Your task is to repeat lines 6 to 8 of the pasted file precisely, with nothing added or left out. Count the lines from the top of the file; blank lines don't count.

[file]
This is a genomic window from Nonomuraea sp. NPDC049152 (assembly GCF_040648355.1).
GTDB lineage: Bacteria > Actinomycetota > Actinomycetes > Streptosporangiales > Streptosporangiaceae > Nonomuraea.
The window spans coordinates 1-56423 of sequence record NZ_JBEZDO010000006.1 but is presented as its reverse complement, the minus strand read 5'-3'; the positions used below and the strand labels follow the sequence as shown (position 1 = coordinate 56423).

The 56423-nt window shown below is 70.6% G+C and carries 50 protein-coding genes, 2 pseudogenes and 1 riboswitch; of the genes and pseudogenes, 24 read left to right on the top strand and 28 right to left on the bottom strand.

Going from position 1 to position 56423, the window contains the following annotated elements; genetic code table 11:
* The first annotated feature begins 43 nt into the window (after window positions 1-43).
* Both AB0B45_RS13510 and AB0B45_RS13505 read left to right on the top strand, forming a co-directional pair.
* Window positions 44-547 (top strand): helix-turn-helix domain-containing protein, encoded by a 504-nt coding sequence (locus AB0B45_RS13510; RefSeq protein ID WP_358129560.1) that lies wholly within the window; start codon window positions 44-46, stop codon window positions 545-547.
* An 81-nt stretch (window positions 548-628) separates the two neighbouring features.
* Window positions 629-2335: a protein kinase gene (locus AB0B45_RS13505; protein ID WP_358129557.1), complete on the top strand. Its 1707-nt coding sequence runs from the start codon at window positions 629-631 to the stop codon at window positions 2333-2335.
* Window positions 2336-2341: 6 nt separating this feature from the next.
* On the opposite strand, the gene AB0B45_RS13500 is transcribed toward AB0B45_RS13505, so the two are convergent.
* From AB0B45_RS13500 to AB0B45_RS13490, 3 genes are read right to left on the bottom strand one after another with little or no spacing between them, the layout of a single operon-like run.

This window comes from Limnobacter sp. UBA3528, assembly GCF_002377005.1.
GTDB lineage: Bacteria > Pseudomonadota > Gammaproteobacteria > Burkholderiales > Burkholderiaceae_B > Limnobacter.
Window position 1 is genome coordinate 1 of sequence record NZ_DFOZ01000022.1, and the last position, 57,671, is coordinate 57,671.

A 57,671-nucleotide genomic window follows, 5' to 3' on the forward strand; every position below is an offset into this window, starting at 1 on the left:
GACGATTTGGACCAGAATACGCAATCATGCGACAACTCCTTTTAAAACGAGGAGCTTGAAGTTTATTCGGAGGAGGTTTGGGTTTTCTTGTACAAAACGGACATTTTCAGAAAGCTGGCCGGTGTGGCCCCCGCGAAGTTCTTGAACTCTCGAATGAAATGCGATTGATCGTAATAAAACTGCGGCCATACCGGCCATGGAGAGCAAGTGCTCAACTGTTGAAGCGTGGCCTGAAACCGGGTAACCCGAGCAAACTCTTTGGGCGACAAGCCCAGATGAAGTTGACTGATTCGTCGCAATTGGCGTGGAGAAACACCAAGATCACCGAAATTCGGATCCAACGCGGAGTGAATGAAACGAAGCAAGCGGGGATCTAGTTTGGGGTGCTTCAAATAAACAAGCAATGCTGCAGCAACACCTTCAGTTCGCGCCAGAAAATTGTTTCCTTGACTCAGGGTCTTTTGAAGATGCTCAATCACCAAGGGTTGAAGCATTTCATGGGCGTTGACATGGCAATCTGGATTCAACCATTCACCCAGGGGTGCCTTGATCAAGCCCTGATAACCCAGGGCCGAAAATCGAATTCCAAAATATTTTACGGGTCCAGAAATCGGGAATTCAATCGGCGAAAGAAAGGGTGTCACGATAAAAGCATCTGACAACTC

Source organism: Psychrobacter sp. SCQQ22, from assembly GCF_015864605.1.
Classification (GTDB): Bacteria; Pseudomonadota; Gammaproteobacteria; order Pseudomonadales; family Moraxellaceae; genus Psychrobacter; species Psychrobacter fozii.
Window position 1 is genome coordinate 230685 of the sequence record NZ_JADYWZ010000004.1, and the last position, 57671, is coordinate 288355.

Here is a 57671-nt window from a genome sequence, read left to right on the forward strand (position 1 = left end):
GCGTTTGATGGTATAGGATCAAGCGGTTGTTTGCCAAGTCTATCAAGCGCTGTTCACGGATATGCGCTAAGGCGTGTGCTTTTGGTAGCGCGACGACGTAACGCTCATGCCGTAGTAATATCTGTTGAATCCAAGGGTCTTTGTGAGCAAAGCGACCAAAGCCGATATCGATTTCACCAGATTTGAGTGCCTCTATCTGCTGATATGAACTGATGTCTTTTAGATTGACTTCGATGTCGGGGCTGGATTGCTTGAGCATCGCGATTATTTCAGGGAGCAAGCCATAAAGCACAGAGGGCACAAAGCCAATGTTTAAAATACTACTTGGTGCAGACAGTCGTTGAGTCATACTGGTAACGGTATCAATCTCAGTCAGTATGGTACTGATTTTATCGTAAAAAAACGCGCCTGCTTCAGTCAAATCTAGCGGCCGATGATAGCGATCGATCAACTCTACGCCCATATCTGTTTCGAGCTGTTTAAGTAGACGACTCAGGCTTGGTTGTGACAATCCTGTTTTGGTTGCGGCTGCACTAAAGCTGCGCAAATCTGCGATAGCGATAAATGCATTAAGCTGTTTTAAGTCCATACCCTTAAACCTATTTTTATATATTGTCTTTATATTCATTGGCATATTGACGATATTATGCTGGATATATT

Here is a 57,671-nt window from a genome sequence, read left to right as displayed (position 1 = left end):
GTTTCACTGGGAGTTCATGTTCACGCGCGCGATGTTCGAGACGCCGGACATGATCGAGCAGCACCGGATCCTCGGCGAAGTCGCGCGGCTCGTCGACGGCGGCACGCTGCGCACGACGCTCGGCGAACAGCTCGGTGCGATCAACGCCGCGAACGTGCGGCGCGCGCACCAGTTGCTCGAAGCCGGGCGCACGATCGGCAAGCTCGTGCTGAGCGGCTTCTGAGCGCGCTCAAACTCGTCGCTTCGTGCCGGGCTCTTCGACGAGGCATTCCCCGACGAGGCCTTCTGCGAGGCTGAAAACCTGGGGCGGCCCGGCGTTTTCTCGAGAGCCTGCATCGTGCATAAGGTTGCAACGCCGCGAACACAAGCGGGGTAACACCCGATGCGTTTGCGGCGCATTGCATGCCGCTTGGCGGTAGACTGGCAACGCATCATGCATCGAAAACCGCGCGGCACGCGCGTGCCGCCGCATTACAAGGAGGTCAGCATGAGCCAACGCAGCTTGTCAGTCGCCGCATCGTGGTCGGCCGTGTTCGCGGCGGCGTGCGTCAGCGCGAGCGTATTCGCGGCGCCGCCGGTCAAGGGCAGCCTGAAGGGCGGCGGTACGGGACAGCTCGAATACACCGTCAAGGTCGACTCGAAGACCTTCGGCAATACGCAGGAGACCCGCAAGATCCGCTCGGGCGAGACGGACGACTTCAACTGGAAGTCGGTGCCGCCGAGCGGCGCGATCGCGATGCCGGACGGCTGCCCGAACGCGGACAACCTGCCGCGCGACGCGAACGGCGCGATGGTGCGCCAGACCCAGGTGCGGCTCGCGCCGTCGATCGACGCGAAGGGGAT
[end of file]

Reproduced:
* The first annotated feature begins 43 nt into the window (after window positions 1-43).
* Both AB0B45_RS13510 and AB0B45_RS13505 read left to right on the top strand, forming a co-directional pair.
* Window positions 44-547 (top strand): helix-turn-helix domain-containing protein, encoded by a 504-nt coding sequence (locus AB0B45_RS13510; RefSeq protein ID WP_358129560.1) that lies wholly within the window; start codon window positions 44-46, stop codon window positions 545-547.